Paralyzed marine denied free entrance to Michigan's Adventure

Posted Wednesday, June 17, 2009 10:52 AM | Contributed by Dave C

Quadriplegic former Marine Joshua Hoffman waited in a van at Michigan's Adventure, hoping to see fiancee Heather Lovell in the park for an hour or two. Her father, Rockford resident Joel Lovell, explained to park staff that Hoffman is paralyzed and cannot talk. He assumed Hoffman would be admitted free. But Lovell was told he would have to pay admission for Hoffman and the nurse tending to his medical needs. No exceptions. Camille Jourden-Mark, general manager of Michigan's Adventure, said park policy does not allow any non-participants in free.

Read more from The Grand Rapids Press.

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Wednesday, June 17, 2009 11:14 AM

How is this news worthy ? If you go to the park, you pay...period.

As sad as his particular situation is, the park is right. My parents pay every time they take my kids to a park. They ride nothing, and my father is a veteran.

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Wednesday, June 17, 2009 11:29 AM

There are lots of people who go to parks every year and don't ride anything. That does not entitle them to free admission. The father in this story seems to think it does.

As for his veteran status, I tend to think that things would have gone a lot better if they had contacted the park in advance. Doesn't it sound a bit stupid to just show up at the gate and start making demands?

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Wednesday, June 17, 2009 11:47 AM

He could still watch shows and enjoy the sights. The park lets Vets in for free on one day, so they are clearly doing what they can to "support our troops." Is his family upset because they wouldn't let a Vet in for free, of because they didn't let a paraplegic in for free.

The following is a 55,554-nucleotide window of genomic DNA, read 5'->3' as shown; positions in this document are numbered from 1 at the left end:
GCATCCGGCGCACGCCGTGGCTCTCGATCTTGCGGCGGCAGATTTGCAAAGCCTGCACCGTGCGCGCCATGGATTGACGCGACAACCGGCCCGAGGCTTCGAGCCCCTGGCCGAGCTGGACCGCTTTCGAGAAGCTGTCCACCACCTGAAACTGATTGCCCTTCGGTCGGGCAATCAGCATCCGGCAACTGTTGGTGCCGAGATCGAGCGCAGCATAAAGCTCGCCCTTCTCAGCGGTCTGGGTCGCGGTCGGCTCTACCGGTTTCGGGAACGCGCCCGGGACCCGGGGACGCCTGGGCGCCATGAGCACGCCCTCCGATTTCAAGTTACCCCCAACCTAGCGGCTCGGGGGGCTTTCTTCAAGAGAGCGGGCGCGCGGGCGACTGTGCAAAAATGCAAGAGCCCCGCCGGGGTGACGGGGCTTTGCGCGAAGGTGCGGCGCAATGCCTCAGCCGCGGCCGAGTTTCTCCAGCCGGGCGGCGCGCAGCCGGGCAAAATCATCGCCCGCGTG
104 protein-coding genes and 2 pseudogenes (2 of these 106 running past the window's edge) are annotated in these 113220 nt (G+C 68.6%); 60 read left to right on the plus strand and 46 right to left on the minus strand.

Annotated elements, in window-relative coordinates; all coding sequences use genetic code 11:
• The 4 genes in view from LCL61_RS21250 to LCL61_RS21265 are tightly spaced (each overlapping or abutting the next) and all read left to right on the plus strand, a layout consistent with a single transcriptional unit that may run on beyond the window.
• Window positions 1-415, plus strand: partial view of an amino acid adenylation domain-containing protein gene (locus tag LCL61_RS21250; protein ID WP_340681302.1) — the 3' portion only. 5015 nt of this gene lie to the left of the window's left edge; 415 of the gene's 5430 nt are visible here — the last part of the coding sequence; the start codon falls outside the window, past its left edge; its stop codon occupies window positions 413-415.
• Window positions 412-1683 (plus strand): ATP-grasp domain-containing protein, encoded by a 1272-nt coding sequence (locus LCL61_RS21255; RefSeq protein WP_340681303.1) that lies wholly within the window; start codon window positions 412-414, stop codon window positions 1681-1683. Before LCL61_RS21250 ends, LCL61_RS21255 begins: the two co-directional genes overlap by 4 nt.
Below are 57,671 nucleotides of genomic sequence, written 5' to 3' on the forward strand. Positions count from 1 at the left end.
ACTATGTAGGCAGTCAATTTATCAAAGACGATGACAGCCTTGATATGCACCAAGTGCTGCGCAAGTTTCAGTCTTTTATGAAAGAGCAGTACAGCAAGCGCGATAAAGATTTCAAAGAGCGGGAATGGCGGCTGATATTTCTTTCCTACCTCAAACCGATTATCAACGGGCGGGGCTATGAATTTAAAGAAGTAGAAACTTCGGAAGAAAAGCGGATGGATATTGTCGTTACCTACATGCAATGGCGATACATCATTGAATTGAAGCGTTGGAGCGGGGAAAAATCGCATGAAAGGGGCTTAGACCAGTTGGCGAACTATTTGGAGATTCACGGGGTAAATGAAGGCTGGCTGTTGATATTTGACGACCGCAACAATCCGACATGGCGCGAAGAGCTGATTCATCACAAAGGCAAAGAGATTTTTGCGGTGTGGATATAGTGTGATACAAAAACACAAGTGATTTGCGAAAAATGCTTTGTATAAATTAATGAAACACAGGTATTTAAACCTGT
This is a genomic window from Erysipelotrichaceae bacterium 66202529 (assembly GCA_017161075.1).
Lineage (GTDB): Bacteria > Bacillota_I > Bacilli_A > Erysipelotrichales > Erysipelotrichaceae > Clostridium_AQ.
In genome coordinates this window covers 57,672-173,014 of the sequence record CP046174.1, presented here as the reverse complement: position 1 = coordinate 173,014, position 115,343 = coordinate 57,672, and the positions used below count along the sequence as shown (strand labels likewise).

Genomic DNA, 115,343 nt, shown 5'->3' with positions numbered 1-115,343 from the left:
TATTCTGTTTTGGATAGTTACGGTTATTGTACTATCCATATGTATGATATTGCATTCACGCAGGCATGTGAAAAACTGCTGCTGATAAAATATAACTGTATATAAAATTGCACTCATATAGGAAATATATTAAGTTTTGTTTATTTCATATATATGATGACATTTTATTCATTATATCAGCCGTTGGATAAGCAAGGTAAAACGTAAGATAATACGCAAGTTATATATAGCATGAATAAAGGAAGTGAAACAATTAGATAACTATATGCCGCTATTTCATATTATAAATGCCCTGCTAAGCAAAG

With all due respect, how much of an ass do you have to be to not call the park ahead of time to see if you can get in for free? You can't just show up and demand free tickets for you and your nurse.

I agree with one of the comments under the story..."This is not news".

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Wednesday, June 17, 2009 12:09 PM

My favorite quote from the comments:

"You folks wanna be outraged? Where's the outcry against the continuedabandonment of benefits, resources, and long-term care for service menand women like young Hoffman?"

This, this is where our priorities should be, not getting all pissy because an amusement park won't somebody in for free.

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Wednesday, June 17, 2009 12:27 PM

IIRC, at Canada's Wonderland there was some Canadian law that enabled you to enter the park for either free or a much reduced admissions (like $3) if you weren't riding anything.